- Carlos Beltran (Bats: Switch/Throws: Right) (St. Louis Cardinals)
2013 Statistics: 145 Games, 24 HR, 84 RBI, 2 SB, .339 OBP, 79 R, 2.0 WAR
.980 Field%, -15.3 UZR
- Curtis Granderson (Bats: Left/Throws: Right) (New York Yankees)
2013 Statistics: 61 Games, 7 HR, 15 RBI, 8 SB, .317 OBP, 31 R, 1.4 WAR,
1.000 Field%, 6.5 UZR
If you want to rank these outfielders in a few different categories, let's say power, speed, run production, age, fielding ability, and durability, you'll get quite a few different leaders. 3 of these guys collected over 20 homeruns last season, with Nelson Cruz leading (27 HR). Having missed 50 games due to the league's substance abuse policy, one can only assume Cruz would've ended up with closer to 40 homeruns, giving him the advantage in the power department.
Speed wise, Jacoby Ellsbury runs away (pun intended) with the category. His 52 stolen bases are 32 more than the next highest player (Choo). Ellsbury is headed to th wrong side of 30, having hit that age late this past season. However, he is the baby of the class. Carlos Beltran is the eldest, turning 37 early next season. Cruz is next at 33, and Curtis Granderson will be 33 when the 2014 campaign begins. Finally, Choo will turn 32 in the middle of next summer. Not really a "fresh-face" in this crowd.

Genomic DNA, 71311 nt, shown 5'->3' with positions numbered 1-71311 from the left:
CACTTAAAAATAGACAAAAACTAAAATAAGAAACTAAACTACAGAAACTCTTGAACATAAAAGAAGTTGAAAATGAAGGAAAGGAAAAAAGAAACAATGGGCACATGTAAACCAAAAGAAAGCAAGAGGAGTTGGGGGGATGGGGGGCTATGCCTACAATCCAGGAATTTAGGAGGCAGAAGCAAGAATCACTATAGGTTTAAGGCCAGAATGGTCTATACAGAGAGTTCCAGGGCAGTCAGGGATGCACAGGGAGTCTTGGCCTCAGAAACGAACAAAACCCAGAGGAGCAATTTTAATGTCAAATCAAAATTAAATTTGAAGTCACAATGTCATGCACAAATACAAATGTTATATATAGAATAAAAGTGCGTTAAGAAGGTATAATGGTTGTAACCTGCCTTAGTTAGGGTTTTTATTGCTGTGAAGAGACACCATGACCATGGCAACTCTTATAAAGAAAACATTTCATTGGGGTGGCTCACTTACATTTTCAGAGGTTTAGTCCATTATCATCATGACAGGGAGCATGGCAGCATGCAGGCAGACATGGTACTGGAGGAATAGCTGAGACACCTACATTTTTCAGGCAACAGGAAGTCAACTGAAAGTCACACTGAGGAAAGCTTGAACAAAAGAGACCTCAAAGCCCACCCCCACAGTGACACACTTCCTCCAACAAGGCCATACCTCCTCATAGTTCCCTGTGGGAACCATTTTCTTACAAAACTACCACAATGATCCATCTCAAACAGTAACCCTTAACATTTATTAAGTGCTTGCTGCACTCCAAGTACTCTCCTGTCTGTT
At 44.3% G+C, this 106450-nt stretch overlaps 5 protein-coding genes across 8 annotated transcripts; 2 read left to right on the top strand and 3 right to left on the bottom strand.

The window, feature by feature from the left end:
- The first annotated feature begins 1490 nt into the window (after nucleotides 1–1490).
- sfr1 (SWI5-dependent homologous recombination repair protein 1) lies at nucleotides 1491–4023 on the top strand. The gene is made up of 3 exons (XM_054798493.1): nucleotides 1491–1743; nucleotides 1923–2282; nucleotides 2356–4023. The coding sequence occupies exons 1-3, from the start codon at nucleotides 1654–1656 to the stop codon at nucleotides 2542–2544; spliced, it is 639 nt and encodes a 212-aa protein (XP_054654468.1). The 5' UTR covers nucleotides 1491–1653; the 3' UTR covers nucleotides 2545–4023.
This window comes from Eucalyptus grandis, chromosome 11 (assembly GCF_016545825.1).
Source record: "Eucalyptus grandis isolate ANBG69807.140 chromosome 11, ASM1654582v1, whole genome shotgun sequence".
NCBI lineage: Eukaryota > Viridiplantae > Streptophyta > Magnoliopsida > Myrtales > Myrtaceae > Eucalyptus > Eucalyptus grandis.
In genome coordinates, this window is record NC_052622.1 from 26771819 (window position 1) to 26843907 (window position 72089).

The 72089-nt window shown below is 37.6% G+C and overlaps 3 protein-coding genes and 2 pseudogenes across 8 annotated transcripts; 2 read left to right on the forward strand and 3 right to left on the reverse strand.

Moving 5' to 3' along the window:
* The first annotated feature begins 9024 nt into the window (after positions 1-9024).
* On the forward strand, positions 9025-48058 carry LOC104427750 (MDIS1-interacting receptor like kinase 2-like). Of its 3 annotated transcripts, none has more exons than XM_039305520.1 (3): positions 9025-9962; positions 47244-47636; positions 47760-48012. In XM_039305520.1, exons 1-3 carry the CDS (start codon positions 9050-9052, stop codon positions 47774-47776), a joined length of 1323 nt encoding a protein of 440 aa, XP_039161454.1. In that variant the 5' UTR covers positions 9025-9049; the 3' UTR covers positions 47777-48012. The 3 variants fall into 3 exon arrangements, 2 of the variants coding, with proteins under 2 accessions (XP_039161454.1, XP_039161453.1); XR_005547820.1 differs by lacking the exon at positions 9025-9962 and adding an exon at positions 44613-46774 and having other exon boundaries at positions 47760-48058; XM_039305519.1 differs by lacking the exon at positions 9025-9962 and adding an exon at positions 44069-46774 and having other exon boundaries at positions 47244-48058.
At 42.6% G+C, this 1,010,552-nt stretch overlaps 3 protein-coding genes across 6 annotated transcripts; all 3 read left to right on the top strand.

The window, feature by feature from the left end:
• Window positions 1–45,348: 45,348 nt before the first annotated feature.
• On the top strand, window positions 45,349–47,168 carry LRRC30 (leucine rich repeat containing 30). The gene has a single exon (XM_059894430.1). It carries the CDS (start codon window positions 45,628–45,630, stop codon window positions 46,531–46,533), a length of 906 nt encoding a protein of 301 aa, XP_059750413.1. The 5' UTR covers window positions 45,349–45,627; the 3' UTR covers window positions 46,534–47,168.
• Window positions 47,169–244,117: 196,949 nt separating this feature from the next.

Carlos Beltran's 84 RBIs are the most of the five, but Cruz's suspension must once again be considered. His 76 could've easily been 100 in a full season. Runs scored, though, is led by Choo and Ellsbury (107, 92 runs scored respectively), mainly because they led off most games.
Games played will tell you a bit about a player's durability, and it does so well here. Choo and Beltran both played in a majority of their teams games, neither having to miss extended time. A compression fracture kept Ellsbury out of the game for almost all of September, playing in 134 games. Again, facing a 50-game suspension, Cruz played in just 109 games for Texas. Multiple injuries held Granderson to only 61 games in 2013, perhaps making him a bit cheaper on the open market.